Introduction: Enterprise Storage 101

Since the introduction of x86 based servers at the end of the 20th century, the cost of server hardware has declined rapidly while the performance per watt and performance per dollar has increased rapidly. This pushed the server market to evolve from closed, proprietary, and most importantly extremely expensive mainframe and proprietary RISC servers into today's highly competitive x86 server market. However, the professional storage market is still ruled by the proprietary, legacy systems.

Today, you can get a very powerful server that can cope with most server workloads for something like $5000. Even better, you can run tens of workloads in parallel by virtualizing them. But go to the storage market with four or even five times the budget and you will likely return with a low end SAN.

Worse yet is that there is good chance this expensive device will choke regularly due to the use of a storage intensive application. We quote a market survey conducted in march 2013:

Forty-four percent of respondents said disproportionate storage-related costs were an obstacle preventing them from virtualizing more of their workloads. Forty-two percent said the same about performance degradation or the inability to meet performance expectations.

Note that the study does not mention the percentage of customers stuck in denial :-). The performance per dollar of the average SAN array is mediocre at best, and the storage capacity per dollar is simply awful.

You might think that the hardware inside a SAN is vastly superior to what can be found in your average server, but that is not the case. EMC (the market leader) and others have disclosed more than once that “the goal has always to been to use as much standard, commercial, off-the-shelf hardware as we can”. So your SAN array is probably nothing more than a typical Xeon server built by Quanta with a shiny bezel. A decent professional 1TB drive costs a few hundred dollars. Place that same drive inside a SAN appliance and suddenly the price per terabyte is multiplied by at least three, sometimes even 10! When it comes to pricing and vendor lock-in you can say that storage systems are still stuck in the “mainframe era” despite the use of cheap off-the-shelf hardware.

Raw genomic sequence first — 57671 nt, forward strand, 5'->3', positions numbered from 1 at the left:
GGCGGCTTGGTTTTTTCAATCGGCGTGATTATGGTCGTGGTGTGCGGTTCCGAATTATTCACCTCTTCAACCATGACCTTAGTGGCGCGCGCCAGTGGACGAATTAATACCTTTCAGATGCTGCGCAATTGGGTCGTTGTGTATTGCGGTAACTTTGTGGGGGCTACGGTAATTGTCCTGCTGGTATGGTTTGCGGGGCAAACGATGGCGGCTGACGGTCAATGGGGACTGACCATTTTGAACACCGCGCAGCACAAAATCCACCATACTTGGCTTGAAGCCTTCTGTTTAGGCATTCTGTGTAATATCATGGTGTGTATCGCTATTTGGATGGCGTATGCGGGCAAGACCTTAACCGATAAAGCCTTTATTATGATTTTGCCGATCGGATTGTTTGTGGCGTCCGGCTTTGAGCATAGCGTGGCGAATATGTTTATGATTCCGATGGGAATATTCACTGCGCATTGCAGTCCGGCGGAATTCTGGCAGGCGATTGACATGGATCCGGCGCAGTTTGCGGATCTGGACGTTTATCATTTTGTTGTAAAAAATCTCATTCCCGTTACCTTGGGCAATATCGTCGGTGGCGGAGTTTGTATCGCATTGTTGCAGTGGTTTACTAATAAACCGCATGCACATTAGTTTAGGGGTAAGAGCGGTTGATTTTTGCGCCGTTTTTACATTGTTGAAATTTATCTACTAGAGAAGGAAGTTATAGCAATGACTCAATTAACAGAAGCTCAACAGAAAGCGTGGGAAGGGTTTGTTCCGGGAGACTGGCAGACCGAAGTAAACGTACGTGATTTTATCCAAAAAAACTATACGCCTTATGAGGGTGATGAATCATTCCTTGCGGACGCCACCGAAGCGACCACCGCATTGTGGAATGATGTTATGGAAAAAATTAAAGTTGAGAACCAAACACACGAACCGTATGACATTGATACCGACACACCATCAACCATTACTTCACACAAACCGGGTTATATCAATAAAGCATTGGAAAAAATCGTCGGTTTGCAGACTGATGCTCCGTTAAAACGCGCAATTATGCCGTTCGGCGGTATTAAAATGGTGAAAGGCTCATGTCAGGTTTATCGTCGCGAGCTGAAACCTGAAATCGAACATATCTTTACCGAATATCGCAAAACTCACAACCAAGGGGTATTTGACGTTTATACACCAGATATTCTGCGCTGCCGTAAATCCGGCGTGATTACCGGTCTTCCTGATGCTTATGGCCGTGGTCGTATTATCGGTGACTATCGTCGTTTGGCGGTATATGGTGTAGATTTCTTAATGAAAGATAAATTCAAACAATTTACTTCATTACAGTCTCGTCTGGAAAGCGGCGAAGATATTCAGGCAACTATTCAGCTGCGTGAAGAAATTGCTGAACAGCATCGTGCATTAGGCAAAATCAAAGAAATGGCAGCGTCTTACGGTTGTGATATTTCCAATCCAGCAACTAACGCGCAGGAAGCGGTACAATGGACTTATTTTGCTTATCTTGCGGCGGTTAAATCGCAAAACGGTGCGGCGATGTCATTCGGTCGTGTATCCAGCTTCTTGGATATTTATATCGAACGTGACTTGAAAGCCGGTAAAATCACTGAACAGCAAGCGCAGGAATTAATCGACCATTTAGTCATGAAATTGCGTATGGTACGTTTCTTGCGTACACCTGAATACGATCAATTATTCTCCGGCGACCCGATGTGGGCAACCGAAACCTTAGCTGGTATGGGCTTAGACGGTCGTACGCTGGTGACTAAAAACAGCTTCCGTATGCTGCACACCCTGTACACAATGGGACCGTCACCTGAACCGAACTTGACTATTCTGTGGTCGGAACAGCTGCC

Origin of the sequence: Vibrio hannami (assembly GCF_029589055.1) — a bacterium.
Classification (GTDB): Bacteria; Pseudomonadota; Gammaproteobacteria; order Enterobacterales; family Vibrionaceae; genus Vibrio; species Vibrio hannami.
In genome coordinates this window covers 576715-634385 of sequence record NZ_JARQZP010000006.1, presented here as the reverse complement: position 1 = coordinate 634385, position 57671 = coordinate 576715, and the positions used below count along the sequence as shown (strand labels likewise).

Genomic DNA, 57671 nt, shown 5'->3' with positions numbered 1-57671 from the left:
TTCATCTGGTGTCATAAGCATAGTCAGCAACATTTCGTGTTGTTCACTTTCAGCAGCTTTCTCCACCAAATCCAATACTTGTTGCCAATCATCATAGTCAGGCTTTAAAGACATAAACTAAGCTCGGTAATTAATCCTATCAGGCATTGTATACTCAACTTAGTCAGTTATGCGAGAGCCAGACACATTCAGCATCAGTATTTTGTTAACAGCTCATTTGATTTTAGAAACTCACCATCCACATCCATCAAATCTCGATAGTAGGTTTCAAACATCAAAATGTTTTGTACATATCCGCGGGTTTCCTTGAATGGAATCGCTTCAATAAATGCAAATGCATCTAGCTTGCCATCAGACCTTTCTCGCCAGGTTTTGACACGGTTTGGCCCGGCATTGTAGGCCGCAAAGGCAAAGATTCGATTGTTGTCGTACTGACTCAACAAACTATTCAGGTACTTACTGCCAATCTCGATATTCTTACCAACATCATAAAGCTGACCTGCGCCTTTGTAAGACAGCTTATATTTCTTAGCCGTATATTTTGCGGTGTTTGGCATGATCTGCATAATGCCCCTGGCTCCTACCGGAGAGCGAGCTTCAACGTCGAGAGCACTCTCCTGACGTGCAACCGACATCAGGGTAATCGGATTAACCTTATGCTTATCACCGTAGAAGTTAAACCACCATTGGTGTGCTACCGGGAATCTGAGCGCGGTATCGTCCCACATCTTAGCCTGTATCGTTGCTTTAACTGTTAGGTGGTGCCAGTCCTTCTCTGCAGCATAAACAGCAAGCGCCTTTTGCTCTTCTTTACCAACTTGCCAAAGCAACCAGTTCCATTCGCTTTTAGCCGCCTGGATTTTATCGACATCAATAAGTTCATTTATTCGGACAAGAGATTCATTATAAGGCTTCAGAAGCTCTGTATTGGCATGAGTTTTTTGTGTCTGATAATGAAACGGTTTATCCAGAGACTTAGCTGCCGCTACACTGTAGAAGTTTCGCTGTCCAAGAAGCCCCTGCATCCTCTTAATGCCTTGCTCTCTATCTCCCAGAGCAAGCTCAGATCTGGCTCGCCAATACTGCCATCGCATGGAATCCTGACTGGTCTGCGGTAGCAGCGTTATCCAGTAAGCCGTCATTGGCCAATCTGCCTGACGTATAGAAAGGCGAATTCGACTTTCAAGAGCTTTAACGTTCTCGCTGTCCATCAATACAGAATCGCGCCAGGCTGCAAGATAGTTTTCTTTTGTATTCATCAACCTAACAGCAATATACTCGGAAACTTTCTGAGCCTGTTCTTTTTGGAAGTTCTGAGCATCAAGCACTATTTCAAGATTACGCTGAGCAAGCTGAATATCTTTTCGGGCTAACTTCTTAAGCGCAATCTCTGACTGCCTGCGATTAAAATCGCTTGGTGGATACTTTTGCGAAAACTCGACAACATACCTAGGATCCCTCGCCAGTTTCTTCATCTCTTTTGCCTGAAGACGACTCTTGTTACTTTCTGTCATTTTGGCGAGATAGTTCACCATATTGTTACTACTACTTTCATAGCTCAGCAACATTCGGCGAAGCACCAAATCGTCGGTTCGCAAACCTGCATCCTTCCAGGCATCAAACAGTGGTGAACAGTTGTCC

So why do EMC, NetApp, and the other giants in the storage market charge so much for what is essentially a Xeon based server, an admittedly well designed and reliable storage backplane, and some unreliable and slow performing hard drives? The reason is not some complex market situation that can only be explained by financial experts. No, the key is simply the basic component of a storage system: the unreliable and slow magnetic disk.

As we all know, the magnetic disk is the component that fails most in the data center, and it is by far the slowest core component in modern computers. Building a reliable and somewhat performant storage system based upon such a mediocre storage component can only be done with complex software. And complex software is yet another prime reason why IT services fail. So only a few companies that were able to build a solid reputation gained enough trust to succeed in the storage market.

This is why EMC, NetApp, IBM, and HP rule the storage market today even though they are charging an arm and a leg for a few terabytes of capacity. Professional buyers trust the devices these vendors make and are willing to pay a huge premium just to be sure that they get good reliability and decent but hardly compelling performance and capacity.

The Winds of Change
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  • pjkenned - Tuesday, August 6, 2013 - link

    Hi Johan, one thing to be clear about is that the dollars you are quoting in this article are off by a huge margin. Enterprise storage is one of the most highly discounted areas of technology. Happy to chat more on this subject. Patrick @STH
  • name99 - Tuesday, August 6, 2013 - link

    Ahh, the never-ending whine of the Enterprise sale man, who desperately wants to have it both ways --- to be able to charge a fortune and simultaneously to claim that he's not charging a fortune. Good luck with that --- there is, after all, a sucker born every minute.